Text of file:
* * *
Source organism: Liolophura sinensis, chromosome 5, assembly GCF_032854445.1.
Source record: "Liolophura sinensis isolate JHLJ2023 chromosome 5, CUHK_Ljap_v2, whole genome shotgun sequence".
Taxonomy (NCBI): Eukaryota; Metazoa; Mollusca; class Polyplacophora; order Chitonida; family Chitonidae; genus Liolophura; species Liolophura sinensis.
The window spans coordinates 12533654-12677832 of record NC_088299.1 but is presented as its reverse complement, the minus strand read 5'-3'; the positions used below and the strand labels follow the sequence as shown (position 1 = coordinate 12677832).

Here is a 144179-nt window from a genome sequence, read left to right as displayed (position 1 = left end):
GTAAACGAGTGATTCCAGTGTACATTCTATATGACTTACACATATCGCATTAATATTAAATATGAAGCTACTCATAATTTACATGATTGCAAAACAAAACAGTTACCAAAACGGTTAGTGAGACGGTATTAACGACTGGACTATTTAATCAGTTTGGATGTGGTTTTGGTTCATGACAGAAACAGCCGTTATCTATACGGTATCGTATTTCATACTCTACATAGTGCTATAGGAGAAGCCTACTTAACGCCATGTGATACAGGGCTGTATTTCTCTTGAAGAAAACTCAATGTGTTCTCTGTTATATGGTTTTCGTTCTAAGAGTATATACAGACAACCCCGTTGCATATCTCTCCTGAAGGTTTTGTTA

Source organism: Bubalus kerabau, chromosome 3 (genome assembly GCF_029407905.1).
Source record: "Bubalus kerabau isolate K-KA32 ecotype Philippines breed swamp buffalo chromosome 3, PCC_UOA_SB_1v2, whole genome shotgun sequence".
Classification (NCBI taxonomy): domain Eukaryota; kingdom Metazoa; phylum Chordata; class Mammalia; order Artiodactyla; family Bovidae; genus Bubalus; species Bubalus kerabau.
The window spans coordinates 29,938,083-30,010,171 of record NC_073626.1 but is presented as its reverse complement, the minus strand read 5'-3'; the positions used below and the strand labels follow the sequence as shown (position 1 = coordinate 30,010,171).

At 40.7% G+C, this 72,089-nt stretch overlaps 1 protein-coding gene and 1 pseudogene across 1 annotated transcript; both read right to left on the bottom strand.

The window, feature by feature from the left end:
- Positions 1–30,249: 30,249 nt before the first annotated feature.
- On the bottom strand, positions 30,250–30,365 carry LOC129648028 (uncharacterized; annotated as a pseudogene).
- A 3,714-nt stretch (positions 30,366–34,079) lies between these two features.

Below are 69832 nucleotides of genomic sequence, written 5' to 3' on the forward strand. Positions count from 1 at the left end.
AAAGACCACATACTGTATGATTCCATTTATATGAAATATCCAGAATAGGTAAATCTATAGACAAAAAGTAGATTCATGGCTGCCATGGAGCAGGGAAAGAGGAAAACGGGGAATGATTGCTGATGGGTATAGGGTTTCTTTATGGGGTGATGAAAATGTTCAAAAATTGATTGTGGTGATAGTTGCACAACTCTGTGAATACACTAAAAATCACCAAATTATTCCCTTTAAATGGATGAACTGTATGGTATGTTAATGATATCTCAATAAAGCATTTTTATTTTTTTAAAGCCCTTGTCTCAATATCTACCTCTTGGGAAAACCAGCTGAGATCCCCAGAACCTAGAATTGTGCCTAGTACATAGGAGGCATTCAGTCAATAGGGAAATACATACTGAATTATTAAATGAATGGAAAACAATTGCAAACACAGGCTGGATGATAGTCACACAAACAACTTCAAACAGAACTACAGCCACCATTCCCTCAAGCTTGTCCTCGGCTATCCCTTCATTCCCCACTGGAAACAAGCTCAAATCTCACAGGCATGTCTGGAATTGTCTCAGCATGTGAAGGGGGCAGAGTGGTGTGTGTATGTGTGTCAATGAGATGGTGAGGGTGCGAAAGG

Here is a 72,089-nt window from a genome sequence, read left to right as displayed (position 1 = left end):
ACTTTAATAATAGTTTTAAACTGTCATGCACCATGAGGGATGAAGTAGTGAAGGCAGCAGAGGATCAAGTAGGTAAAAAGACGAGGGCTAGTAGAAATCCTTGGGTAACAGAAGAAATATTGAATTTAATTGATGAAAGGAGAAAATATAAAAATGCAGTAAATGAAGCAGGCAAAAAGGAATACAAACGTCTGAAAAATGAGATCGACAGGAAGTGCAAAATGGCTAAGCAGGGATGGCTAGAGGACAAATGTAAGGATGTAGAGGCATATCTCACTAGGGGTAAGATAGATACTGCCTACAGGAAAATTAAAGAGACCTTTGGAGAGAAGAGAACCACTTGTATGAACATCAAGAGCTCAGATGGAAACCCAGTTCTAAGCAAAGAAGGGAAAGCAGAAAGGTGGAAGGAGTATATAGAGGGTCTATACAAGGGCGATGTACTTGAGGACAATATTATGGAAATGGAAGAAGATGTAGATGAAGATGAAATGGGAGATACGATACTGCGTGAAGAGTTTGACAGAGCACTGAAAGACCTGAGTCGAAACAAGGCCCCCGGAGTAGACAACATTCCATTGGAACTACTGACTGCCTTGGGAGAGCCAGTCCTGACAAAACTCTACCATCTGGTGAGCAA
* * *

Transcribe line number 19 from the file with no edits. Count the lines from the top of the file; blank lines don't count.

ACTTTAATAATAGTTTTAAACTGTCATGCACCATGAGGGATGAAGTAGTGAAGGCAGCAGAGGATCAAGTAGGTAAAAAGACGAGGGCTAGTAGAAATCCTTGGGTAACAGAAGAAATATTGAATTTAATTGATGAAAGGAGAAAATATAAAAATGCAGTAAATGAAGCAGGCAAAAAGGAATACAAACGTCTGAAAAATGAGATCGACAGGAAGTGCAAAATGGCTAAGCAGGGATGGCTAGAGGACAAATGTAAGGATGTAGAGGCATATCTCACTAGGGGTAAGATAGATACTGCCTACAGGAAAATTAAAGAGACCTTTGGAGAGAAGAGAACCACTTGTATGAACATCAAGAGCTCAGATGGAAACCCAGTTCTAAGCAAAGAAGGGAAAGCAGAAAGGTGGAAGGAGTATATAGAGGGTCTATACAAGGGCGATGTACTTGAGGACAATATTATGGAAATGGAAGAAGATGTAGATGAAGATGAAATGGGAGATACGATACTGCGTGAAGAGTTTGACAGAGCACTGAAAGACCTGAGTCGAAACAAGGCCCCCGGAGTAGACAACATTCCATTGGAACTACTGACTGCCTTGGGAGAGCCAGTCCTGACAAAACTCTACCATCTGGTGAGCAA